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From the National Park Service website: Feeding coyotes, squirrels, and other animals weans them from their natural food supplies and turns them into dangerous creatures as they lose their fear of humans and become agressive.
Updated Apr 4, 2011
For current ozone concentration check the website below. Nothing like being above 4,000 feet with 90+ degrees and the maximum 8-hour average ozone concentration (ppb) is 93. Not a good time for some exercise.
Updated Apr 4, 2011
So, as you can decipher from my username, I'm not one of the skinny "billy goat" kind of hikers that are prolific in Joshua Tree. I'm short and fat, and I hike very slowly. However, it wasn't physical limitations that made me despise the Mt. Ryan trail, it's my crippling fear of heights.
The Mt. Ryan trail is literally climbing a mountain. The trail is 2-3' wide at best, and for much of it there is a sheer drop off plummeting to the desert floor. There are rocks you have to scramble over, and, my worst fear as a hiker, much of the trail is made of big flat rocks with loose sandy gravel on top, making it very slippery.
Now you may ask, "Hey genius, what did you expect from a trail that says mountain right in the title?" That's a fair point, and I'm not sure what I expected, maybe, I don't know, oh, a trail! I certainly didn't expect to have the grim reaper as my hiking buddy.
For lots of condescending hippies who passed me on the trail it seemed like they had a good time. So if you're a condescending hippy and have an absurd lack of understanding of the properties of gravity then you'll probably love this trail.
For me, and my fellow hobbits, avoid Mt. Ryan at all costs. There are plenty of challenging and beautiful hiking trails in the world that don't make you ponder your mortality.
Written Mar 22, 2010
This is really to reinforce the advice given in leaflets and notices posted within the Park about following the Paths and the maps provided. Wear suitable walking shoes an clothing including a hat. We were there early in the year at the beginning of March and the sun was very strong - as can be seen on the faces of some of our party in our Accommodation and Restaurant Tips.
Also - carry water and refreshments with you! There are no outlets for these things in the Park and you may be glad of the water.
Written Feb 20, 2008
Temperatures in the desert in the summer can frequently reach over 100 degrees. The desert is also very dry. Make sure you drink plenty of water before, during, and after any outing. Remember the sunscreen and maybe a hat too.
Written Nov 2, 2007
Phone: (760) 367-5500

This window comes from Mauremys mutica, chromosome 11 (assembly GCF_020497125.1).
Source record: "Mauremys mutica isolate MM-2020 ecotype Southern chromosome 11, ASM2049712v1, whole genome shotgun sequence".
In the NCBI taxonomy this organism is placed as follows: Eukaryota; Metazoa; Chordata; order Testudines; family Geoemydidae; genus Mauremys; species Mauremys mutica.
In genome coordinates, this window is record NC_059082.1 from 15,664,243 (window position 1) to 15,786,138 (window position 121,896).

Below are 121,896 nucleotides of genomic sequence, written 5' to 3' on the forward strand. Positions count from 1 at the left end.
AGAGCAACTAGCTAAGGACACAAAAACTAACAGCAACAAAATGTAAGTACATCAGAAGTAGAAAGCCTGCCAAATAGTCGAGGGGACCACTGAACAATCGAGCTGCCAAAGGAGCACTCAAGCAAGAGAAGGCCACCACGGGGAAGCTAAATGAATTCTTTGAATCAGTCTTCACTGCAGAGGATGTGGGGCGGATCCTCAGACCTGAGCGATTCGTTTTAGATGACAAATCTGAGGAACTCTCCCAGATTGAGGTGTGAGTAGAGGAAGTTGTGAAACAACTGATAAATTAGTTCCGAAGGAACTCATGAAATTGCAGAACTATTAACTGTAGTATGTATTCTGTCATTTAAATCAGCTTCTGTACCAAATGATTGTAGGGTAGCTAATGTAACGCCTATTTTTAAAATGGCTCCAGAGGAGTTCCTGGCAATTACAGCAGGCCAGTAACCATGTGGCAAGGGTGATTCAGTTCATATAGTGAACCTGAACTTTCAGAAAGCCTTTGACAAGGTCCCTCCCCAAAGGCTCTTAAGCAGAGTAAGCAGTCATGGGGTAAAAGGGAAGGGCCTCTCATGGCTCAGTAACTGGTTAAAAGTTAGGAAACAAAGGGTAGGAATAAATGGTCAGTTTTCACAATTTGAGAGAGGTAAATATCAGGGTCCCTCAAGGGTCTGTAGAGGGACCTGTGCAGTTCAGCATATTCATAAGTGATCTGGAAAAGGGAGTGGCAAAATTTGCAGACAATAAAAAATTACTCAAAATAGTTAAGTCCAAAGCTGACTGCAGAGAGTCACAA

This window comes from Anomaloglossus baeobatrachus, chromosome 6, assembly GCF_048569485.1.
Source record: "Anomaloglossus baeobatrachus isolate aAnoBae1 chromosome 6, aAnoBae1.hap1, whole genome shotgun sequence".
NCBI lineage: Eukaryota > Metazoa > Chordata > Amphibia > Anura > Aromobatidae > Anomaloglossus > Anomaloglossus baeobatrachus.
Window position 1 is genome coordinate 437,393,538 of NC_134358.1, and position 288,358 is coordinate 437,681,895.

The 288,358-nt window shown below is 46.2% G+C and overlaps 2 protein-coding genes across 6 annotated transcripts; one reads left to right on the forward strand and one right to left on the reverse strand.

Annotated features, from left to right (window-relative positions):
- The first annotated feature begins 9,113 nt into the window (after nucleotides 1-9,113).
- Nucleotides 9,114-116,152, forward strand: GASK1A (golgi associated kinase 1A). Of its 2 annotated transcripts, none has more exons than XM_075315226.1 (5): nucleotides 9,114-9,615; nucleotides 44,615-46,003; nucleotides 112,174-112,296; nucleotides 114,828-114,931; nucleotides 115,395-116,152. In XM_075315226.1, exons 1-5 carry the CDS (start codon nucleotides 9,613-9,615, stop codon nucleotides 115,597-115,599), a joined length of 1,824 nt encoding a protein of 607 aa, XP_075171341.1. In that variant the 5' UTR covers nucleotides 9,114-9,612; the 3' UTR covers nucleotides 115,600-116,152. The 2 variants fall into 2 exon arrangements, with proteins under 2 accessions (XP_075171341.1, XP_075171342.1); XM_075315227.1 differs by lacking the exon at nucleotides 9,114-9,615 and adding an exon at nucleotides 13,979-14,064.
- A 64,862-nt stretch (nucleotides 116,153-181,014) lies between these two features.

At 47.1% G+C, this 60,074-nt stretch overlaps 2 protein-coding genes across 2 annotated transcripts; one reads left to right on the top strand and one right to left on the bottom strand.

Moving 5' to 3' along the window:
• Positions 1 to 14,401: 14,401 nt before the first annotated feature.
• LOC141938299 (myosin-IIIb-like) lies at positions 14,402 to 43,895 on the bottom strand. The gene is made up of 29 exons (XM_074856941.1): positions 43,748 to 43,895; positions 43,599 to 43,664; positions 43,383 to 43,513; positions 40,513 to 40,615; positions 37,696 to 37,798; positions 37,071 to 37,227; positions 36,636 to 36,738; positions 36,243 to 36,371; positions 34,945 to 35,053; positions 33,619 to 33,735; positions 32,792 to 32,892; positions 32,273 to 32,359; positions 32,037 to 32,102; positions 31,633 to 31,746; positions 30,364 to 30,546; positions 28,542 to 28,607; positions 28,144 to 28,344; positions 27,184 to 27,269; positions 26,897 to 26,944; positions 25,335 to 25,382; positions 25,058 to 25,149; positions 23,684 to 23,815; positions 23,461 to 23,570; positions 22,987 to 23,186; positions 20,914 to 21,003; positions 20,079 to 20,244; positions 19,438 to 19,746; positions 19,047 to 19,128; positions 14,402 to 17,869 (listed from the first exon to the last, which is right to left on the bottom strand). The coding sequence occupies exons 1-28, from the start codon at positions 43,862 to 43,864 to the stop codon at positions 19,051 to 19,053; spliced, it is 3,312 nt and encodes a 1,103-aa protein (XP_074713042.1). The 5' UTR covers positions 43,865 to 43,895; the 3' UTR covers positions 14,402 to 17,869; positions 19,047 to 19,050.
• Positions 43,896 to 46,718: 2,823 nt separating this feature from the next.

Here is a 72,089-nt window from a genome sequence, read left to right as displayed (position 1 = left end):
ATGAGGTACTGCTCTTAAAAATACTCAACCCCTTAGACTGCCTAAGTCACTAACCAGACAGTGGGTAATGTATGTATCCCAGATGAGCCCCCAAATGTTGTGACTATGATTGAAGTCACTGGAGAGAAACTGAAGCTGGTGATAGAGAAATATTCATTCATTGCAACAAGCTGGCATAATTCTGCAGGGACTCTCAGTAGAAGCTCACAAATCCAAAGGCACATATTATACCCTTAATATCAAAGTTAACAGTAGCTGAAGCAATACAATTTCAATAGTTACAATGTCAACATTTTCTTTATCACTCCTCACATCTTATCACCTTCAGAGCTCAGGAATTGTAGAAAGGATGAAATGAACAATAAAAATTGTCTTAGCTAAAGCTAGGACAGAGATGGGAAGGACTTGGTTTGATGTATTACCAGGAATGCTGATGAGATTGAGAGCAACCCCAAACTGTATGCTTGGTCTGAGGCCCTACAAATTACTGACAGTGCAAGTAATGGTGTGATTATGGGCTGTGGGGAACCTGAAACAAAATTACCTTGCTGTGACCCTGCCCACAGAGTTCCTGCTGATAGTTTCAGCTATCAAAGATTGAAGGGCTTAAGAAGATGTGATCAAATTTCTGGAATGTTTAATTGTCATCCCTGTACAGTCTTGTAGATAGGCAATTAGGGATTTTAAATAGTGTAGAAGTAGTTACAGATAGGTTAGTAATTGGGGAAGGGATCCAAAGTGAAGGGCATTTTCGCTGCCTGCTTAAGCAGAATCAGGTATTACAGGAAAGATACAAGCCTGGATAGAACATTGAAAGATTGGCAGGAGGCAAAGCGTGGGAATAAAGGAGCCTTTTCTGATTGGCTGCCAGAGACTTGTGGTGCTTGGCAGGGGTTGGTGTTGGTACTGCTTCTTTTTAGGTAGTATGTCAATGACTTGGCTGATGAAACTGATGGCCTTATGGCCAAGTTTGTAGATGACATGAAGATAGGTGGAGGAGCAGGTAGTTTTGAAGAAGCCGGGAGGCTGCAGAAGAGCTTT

Nothing says warning like a huge warning sign in red letters. Brushing against these plants will cause the needles to "jump" at you (hence the nickname "jumping cactus") There are a number of references to horror stories from park rangers who have had to help folks remove these extremely painful cactus needles. Just watch where you're going while among them, and you'll be fine!
Written May 26, 2007
Although the park is in the southern U.S. at times it can still get cold. It was below freezing when we were there but a simple zero bag will cover that. Once the sun comes up unless its mid winter you'll be fine in a tshirt. I did get sick which made the cold temperatures seem much worse.
Written Oct 18, 2006
Summer is hot. But it's also monsoon season, and you're likely to experience rain--possibly very strong rain. Cumulonimbus clouds look puffy, peaceful and pretty from the side. However, a lot of water can pour out of them, and if it pours out over a mountain, it can flow down to you in a flash flood. Learn to recognize such clouds--particularly anvil clouds. (They really do look like an anvil, because they're tall enough to reach the upper-level winds, which "blow their top.") If you see such a cloud, stay somewhere high. Don't go down into canyons, even if you stay on a ledge. The wall of water that passes through can be upwards of 40 feet tall.
Written Jul 31, 2006
I noticed a lot of animals darting across the road as I drove around. From rabbits, to jackrabbits, to birds, there were all sorts out and about. Keep it slow so that you don't end up smacking someone and making them road kill.
Written Jan 28, 2006
Make sure you were good shoes (with some traction, cleats) for this trip. Joshua Tree is known for hugh rock formations. If you want those great pictures, you'd want to climb up those huge rocks. if you dont have climbing gear, dont over estimate yourself and climb really high, you might not be able to get back down!!
Written Aug 18, 2005
1 Review and 18 Opinions Jumbo Rocks Campground has 124 sites nestled amongst various rock formations. Most sites have a...
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